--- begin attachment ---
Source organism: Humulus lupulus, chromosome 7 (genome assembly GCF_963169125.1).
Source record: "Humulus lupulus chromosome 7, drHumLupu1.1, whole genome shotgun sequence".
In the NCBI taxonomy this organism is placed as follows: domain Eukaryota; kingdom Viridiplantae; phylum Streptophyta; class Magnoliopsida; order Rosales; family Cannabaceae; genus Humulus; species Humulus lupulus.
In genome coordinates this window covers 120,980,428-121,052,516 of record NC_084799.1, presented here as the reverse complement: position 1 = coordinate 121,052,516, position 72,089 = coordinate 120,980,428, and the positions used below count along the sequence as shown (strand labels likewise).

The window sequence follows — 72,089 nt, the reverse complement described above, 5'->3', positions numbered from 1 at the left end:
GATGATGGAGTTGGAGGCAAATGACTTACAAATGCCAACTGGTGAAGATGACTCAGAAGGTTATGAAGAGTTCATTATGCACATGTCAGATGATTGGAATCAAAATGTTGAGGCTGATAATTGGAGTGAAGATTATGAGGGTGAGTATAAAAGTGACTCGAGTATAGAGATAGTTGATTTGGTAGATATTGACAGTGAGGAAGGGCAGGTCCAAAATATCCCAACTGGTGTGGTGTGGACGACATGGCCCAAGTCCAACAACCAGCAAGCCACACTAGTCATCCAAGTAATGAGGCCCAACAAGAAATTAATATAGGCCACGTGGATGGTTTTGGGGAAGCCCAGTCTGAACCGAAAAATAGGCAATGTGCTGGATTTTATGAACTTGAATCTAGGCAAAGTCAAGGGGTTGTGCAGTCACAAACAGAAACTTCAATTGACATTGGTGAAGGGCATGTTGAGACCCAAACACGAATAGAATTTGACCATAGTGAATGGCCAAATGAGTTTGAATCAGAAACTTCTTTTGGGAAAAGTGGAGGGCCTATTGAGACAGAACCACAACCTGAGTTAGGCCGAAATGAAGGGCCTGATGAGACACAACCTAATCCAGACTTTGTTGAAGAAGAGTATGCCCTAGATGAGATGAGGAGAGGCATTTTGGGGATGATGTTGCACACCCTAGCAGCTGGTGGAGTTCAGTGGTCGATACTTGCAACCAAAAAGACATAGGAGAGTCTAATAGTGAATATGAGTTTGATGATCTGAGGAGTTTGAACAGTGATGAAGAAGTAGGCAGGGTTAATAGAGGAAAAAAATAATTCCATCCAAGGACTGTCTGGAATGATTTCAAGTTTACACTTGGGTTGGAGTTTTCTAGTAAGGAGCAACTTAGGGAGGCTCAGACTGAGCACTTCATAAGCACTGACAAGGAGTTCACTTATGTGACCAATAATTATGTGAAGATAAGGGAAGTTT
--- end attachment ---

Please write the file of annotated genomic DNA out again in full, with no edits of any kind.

Source organism: Humulus lupulus, chromosome 7 (genome assembly GCF_963169125.1).
Source record: "Humulus lupulus chromosome 7, drHumLupu1.1, whole genome shotgun sequence".
In the NCBI taxonomy this organism is placed as follows: domain Eukaryota; kingdom Viridiplantae; phylum Streptophyta; class Magnoliopsida; order Rosales; family Cannabaceae; genus Humulus; species Humulus lupulus.
In genome coordinates this window covers 120,980,428-121,052,516 of record NC_084799.1, presented here as the reverse complement: position 1 = coordinate 121,052,516, position 72,089 = coordinate 120,980,428, and the positions used below count along the sequence as shown (strand labels likewise).

The window sequence follows — 72,089 nt, the reverse complement described above, 5'->3', positions numbered from 1 at the left end:
GATGATGGAGTTGGAGGCAAATGACTTACAAATGCCAACTGGTGAAGATGACTCAGAAGGTTATGAAGAGTTCATTATGCACATGTCAGATGATTGGAATCAAAATGTTGAGGCTGATAATTGGAGTGAAGATTATGAGGGTGAGTATAAAAGTGACTCGAGTATAGAGATAGTTGATTTGGTAGATATTGACAGTGAGGAAGGGCAGGTCCAAAATATCCCAACTGGTGTGGTGTGGACGACATGGCCCAAGTCCAACAACCAGCAAGCCACACTAGTCATCCAAGTAATGAGGCCCAACAAGAAATTAATATAGGCCACGTGGATGGTTTTGGGGAAGCCCAGTCTGAACCGAAAAATAGGCAATGTGCTGGATTTTATGAACTTGAATCTAGGCAAAGTCAAGGGGTTGTGCAGTCACAAACAGAAACTTCAATTGACATTGGTGAAGGGCATGTTGAGACCCAAACACGAATAGAATTTGACCATAGTGAATGGCCAAATGAGTTTGAATCAGAAACTTCTTTTGGGAAAAGTGGAGGGCCTATTGAGACAGAACCACAACCTGAGTTAGGCCGAAATGAAGGGCCTGATGAGACACAACCTAATCCAGACTTTGTTGAAGAAGAGTATGCCCTAGATGAGATGAGGAGAGGCATTTTGGGGATGATGTTGCACACCCTAGCAGCTGGTGGAGTTCAGTGGTCGATACTTGCAACCAAAAAGACATAGGAGAGTCTAATAGTGAATATGAGTTTGATGATCTGAGGAGTTTGAACAGTGATGAAGAAGTAGGCAGGGTTAATAGAGGAAAAAAATAATTCCATCCAAGGACTGTCTGGAATGATTTCAAGTTTACACTTGGGTTGGAGTTTTCTAGTAAGGAGCAACTTAGGGAGGCTCAGACTGAGCACTTCATAAGCACTGACAAGGAGTTCACTTATGTGACCAATAATTATGTGAAGATAAGGGAAGTTT